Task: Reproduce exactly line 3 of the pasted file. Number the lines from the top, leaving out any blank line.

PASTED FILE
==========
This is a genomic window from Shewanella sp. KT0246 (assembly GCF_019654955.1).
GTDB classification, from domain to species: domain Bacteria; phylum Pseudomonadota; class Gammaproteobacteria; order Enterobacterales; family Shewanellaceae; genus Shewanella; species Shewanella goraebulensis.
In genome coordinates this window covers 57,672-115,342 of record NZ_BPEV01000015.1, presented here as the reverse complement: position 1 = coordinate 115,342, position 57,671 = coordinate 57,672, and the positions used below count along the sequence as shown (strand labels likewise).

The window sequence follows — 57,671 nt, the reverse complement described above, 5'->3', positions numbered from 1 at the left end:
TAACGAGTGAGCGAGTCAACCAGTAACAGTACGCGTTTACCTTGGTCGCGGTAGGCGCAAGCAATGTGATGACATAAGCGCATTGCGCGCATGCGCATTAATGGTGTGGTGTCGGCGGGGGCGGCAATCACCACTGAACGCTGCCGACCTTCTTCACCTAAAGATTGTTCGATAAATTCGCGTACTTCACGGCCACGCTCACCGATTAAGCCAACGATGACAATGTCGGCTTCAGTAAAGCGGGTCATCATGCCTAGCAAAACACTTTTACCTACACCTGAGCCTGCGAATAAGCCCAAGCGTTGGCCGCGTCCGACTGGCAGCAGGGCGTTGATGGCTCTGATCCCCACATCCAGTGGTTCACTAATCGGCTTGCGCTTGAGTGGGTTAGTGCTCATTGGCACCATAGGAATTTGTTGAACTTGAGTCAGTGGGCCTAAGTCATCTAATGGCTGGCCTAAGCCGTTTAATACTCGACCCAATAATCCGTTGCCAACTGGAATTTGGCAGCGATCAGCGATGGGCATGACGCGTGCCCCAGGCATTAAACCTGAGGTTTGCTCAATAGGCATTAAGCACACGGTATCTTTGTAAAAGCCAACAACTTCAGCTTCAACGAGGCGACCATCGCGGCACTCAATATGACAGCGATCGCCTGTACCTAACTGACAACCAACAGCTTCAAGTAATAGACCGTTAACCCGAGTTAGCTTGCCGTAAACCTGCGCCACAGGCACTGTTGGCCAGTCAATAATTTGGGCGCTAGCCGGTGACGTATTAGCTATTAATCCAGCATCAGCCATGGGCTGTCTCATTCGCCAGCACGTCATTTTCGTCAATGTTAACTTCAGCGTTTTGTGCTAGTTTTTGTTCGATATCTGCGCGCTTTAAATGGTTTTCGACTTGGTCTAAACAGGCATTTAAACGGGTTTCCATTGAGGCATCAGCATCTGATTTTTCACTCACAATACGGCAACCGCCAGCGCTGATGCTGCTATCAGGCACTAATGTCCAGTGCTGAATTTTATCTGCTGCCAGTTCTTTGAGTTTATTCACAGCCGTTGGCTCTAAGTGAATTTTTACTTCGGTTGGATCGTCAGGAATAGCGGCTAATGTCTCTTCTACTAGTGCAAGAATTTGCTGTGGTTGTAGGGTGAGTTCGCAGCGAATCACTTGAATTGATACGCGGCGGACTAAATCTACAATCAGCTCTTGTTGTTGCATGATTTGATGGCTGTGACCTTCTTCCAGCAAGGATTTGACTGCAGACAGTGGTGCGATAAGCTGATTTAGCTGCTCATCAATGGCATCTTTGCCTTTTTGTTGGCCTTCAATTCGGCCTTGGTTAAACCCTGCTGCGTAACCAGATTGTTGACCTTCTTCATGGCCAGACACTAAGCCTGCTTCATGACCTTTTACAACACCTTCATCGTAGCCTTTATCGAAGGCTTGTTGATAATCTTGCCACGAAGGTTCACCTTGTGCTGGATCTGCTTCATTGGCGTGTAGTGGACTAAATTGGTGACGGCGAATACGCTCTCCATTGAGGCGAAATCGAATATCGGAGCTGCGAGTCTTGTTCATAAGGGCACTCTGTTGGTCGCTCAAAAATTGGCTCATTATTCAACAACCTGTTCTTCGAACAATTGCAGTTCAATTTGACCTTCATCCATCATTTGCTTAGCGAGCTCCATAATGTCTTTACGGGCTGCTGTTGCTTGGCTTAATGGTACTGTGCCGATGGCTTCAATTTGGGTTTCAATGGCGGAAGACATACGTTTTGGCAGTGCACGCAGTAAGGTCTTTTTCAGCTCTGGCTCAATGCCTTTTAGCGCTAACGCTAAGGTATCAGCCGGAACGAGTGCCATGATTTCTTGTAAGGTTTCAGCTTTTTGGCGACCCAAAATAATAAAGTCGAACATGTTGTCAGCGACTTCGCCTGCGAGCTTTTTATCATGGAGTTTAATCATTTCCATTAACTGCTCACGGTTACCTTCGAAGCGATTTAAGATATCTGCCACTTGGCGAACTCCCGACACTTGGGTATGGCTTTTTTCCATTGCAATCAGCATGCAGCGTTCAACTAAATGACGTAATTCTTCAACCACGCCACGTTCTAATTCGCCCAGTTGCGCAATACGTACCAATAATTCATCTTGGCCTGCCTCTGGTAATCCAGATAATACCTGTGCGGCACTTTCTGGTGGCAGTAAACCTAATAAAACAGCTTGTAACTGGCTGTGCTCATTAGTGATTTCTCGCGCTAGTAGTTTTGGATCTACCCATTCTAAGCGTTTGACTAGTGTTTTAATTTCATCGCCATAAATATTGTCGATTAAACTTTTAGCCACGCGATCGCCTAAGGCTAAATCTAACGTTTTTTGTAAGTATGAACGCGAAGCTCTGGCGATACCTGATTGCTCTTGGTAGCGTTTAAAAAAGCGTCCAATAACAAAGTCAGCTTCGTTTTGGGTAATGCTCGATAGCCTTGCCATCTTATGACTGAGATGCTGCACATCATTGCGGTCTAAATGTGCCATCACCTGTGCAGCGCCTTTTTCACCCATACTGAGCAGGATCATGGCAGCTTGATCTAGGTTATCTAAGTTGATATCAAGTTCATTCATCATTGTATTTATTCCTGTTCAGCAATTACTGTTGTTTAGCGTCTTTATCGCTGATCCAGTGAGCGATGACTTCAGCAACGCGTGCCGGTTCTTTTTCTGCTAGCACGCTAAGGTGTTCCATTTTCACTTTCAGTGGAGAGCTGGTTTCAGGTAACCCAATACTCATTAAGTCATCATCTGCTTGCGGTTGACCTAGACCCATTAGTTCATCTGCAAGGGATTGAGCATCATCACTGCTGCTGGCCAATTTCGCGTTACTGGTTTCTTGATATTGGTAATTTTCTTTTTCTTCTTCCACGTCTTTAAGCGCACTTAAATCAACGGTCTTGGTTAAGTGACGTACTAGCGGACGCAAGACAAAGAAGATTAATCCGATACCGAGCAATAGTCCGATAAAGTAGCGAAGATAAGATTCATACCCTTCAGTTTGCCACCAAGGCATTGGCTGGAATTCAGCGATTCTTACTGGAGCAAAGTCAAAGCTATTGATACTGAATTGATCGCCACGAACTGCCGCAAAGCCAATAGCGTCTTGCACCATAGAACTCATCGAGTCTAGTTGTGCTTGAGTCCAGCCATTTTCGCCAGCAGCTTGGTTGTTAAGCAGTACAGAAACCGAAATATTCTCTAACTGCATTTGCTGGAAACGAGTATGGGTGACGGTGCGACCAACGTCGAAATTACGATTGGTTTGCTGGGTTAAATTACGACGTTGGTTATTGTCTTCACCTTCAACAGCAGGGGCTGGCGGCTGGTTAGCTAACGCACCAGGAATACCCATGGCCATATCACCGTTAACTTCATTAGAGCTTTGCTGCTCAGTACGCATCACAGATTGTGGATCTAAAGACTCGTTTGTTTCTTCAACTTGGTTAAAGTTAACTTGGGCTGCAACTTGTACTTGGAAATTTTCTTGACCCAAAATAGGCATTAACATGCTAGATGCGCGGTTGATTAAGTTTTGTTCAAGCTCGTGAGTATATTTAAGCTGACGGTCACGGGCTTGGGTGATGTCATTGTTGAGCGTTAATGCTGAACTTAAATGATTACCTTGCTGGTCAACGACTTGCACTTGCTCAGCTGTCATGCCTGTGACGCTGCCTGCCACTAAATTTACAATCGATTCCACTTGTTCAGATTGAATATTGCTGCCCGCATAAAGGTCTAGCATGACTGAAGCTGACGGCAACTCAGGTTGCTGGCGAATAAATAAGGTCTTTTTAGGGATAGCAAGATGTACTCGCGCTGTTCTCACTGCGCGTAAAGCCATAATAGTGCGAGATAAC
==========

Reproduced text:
In genome coordinates this window covers 57,672-115,342 of record NZ_BPEV01000015.1, presented here as the reverse complement: position 1 = coordinate 115,342, position 57,671 = coordinate 57,672, and the positions used below count along the sequence as shown (strand labels likewise).